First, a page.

Val was suddenly in a good mood. The journey from threadbare to cashmere restored his natural sense of optimism.
—No, I said. This is the earlier picture.
—The other picture was after this one. It was 1939.
I pointed to the tag.
—This was taken in 1938.
You couldn’t blame Val for making the mistake. It was natural to assume that this was the later picture—and not simply because it was hung later in the show. In the 1938 picture Tinker not only looked better off, he looked older too: His face was fuller, and it had a suggestion of pragmatic world-weariness, as if a string of successes had towed along an ugly truth or two. While the picture taken a year later looked more like the portrait of a peacetime twenty-year-old: vibrant and fearless and naïve.
Val felt embarrassed for Tinker.
—Oh, he said. I’m sorry.
He took my arm again and shook his head for Tinker as for us all.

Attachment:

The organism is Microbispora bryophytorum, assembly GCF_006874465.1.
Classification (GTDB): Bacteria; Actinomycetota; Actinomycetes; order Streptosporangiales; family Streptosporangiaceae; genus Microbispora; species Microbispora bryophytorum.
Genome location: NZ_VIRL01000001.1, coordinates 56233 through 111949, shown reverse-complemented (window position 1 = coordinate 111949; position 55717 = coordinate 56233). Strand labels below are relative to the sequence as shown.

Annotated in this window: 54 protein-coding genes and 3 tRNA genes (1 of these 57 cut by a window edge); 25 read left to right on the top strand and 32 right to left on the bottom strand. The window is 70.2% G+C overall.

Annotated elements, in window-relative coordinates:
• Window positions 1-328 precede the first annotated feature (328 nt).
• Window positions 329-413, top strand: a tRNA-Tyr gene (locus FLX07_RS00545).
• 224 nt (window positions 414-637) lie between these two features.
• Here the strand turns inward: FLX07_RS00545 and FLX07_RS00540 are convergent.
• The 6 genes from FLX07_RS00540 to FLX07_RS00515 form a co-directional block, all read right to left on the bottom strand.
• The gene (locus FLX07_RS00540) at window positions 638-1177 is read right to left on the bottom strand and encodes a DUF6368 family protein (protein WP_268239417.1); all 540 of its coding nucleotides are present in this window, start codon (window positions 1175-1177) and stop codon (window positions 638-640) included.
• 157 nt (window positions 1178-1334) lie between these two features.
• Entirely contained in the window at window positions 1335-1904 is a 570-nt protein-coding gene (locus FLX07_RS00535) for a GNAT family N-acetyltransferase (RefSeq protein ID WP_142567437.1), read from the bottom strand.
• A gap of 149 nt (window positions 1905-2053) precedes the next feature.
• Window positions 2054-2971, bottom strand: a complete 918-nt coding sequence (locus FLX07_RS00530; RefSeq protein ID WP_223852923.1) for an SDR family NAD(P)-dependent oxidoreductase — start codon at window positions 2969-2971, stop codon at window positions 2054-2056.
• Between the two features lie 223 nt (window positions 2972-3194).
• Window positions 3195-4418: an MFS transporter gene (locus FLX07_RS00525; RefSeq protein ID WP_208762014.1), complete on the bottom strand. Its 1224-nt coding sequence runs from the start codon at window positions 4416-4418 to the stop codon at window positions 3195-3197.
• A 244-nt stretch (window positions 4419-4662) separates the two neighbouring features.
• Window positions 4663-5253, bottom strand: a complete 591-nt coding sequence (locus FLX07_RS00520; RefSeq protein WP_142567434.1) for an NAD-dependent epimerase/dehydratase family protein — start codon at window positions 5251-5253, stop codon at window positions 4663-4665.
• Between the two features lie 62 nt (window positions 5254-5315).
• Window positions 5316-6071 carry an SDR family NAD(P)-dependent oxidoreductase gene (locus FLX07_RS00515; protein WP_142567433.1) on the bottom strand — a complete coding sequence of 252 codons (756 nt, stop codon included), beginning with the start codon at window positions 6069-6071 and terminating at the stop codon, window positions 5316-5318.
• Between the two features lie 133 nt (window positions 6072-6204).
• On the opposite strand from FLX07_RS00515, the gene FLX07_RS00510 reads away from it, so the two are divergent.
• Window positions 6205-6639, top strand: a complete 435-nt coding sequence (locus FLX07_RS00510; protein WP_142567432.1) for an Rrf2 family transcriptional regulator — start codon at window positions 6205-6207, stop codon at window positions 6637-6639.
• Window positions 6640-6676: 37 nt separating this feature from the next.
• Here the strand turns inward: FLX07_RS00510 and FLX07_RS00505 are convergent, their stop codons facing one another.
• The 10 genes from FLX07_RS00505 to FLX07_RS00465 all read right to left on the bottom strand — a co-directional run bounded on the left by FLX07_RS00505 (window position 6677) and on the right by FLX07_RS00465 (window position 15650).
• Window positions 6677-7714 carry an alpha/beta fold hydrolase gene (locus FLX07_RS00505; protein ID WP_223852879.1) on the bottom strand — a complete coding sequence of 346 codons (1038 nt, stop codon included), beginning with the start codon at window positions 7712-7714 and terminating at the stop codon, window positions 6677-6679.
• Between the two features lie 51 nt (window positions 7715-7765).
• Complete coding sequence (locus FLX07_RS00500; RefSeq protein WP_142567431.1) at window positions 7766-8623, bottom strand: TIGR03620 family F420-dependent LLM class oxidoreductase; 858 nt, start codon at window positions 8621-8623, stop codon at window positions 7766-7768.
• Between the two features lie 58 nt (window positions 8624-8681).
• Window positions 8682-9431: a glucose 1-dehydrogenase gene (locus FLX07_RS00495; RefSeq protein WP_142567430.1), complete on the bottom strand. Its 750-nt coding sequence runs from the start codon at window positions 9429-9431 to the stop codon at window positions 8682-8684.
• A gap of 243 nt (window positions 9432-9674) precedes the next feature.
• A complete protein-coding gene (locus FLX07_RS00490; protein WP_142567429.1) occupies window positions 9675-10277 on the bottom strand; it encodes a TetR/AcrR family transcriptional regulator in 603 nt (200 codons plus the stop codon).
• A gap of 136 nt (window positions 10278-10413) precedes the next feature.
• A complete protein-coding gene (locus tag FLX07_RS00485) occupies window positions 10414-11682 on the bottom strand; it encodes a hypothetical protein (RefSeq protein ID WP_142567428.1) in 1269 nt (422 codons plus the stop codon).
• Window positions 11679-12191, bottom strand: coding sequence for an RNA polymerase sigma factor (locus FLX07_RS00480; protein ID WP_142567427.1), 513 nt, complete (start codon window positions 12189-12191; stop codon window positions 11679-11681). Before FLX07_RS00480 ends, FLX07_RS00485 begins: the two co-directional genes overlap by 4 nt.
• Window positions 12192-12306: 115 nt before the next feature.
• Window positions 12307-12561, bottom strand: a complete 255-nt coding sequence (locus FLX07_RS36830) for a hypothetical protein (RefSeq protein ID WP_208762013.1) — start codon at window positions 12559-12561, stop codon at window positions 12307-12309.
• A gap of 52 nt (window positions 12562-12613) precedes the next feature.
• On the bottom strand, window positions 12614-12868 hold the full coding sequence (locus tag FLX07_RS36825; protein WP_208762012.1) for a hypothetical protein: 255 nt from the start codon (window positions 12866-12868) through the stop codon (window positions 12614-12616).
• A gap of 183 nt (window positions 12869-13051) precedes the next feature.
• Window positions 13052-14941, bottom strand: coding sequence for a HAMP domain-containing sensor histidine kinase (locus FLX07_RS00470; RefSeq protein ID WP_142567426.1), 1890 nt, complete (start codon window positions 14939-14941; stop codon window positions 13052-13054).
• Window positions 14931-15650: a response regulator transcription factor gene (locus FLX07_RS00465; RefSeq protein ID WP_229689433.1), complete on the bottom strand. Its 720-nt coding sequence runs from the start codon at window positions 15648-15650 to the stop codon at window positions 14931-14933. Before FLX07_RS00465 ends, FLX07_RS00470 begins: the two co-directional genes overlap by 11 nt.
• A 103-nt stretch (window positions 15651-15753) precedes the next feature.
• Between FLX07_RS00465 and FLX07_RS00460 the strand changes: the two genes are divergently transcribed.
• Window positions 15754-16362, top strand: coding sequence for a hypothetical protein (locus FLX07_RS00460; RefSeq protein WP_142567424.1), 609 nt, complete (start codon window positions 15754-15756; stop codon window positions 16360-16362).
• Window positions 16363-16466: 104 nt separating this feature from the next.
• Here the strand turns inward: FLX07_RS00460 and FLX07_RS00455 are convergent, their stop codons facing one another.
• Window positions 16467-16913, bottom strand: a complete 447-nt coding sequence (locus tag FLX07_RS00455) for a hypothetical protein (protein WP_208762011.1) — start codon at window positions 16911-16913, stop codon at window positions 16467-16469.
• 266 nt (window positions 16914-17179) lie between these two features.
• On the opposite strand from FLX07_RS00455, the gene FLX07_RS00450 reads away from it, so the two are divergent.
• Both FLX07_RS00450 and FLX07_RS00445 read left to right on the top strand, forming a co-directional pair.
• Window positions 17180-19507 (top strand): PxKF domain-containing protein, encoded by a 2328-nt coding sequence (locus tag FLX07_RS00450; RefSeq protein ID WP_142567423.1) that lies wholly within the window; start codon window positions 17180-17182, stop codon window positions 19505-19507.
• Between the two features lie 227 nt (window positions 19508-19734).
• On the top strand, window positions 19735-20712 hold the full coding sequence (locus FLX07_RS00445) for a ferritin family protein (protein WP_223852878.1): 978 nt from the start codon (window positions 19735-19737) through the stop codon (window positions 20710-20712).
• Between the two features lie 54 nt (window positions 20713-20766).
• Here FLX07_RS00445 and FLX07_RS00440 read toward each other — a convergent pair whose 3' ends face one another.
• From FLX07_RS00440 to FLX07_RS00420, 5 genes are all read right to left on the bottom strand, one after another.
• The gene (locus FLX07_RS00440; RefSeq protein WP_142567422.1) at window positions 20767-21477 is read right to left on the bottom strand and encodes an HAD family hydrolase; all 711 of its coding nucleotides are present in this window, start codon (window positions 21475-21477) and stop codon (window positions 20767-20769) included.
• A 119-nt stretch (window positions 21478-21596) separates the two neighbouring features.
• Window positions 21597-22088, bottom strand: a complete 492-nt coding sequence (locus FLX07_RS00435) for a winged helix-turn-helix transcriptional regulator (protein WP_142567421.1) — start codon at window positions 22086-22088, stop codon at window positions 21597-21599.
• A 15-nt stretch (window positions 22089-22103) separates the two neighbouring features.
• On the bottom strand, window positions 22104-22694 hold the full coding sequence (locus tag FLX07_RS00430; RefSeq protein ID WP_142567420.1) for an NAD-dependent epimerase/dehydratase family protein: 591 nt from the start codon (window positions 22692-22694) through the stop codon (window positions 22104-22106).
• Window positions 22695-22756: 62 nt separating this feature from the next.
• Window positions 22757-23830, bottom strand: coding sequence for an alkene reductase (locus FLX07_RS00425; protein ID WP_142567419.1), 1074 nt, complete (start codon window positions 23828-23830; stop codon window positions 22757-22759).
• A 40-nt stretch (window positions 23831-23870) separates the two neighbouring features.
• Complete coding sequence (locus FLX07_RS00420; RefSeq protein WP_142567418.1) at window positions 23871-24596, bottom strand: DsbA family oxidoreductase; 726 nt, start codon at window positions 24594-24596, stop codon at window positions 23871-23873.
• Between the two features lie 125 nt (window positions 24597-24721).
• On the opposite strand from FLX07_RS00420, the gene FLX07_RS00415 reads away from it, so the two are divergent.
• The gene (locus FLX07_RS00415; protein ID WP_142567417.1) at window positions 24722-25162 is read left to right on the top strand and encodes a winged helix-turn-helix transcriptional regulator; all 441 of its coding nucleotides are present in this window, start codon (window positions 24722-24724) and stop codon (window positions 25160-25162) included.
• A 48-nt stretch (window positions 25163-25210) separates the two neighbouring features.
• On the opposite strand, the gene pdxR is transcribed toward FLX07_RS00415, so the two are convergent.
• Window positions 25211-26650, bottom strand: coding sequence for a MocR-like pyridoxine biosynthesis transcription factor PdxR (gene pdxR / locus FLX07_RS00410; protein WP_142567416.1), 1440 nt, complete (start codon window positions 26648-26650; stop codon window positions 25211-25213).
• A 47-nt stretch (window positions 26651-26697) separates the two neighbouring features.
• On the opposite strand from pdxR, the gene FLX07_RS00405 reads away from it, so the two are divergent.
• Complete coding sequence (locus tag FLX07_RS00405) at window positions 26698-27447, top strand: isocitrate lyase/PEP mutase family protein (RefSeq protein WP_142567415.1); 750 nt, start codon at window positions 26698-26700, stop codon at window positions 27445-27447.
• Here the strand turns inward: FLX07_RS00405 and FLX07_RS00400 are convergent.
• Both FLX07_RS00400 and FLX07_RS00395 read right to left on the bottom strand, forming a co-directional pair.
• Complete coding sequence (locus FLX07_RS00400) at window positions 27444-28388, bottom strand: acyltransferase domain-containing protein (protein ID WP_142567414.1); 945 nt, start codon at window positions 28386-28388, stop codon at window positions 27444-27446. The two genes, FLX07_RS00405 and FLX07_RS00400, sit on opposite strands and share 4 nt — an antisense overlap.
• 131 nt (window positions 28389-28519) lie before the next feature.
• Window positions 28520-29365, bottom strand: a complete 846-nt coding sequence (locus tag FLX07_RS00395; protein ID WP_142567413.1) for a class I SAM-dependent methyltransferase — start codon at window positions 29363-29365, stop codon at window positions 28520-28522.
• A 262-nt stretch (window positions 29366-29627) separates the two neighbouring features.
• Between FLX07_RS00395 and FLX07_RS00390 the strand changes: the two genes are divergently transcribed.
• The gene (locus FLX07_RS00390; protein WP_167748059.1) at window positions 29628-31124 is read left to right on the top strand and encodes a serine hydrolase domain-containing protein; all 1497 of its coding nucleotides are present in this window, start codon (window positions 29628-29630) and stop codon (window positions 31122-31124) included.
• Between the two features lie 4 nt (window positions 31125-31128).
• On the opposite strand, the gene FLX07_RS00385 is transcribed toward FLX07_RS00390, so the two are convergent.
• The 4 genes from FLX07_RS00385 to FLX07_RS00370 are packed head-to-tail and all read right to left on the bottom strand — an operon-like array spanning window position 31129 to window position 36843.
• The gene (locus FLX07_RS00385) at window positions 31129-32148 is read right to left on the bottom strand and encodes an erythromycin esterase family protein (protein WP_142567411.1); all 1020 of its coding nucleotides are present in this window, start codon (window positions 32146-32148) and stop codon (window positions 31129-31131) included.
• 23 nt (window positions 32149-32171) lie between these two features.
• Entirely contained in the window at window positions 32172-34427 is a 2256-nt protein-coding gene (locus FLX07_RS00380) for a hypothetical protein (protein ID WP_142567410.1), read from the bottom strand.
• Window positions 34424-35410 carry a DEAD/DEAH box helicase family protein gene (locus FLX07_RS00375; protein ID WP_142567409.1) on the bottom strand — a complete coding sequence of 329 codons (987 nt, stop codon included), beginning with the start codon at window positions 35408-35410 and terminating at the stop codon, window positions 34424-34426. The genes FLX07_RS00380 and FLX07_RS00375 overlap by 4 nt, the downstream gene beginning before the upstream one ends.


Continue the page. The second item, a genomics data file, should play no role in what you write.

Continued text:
—Riches to rags, he said, tenderly.
—No, I said. Not exactly.
New York City, 1969
The Old Long Since
It was the last night of 1937.
With no better plans or prospects, my roommate Eve had dragged me back to The Hotspot, a wishfully named nightclub in Greenwich Village that was four feet underground.
From a look around the club, you couldn’t tell that it was New Year’s Eve. There were no hats or streamers; no paper trumpets. At the back of the club, looming over a small empty dance floor, a jazz quartet was playing loved-me-and-left-me standards without a vocalist. The saxophonist, a mournful giant with skin as black as motor oil, had apparently lost his way in the labyrinth of one of his long, lonely solos. While the bass player, a coffee-and-cream mulatto with a small deferential mustache, was being careful not to hurry him. Boom, boom, boom, he went, at half the pace of a heartbeat.
The spare clientele were almost as downbeat as the band. No one was in their finery. There were a few couples here and there, but no romance. Anyone in love or money was around the corner at Café Society dancing to swing. In another twenty years all the world would be sitting in basement clubs like this one, listening to antisocial soloists explore their inner malaise; but on the last night of 1937, if you were watching a quartet it was because you couldn’t afford to see the whole ensemble, or because you had no good reason to ring in the new year.
We found it all very comforting.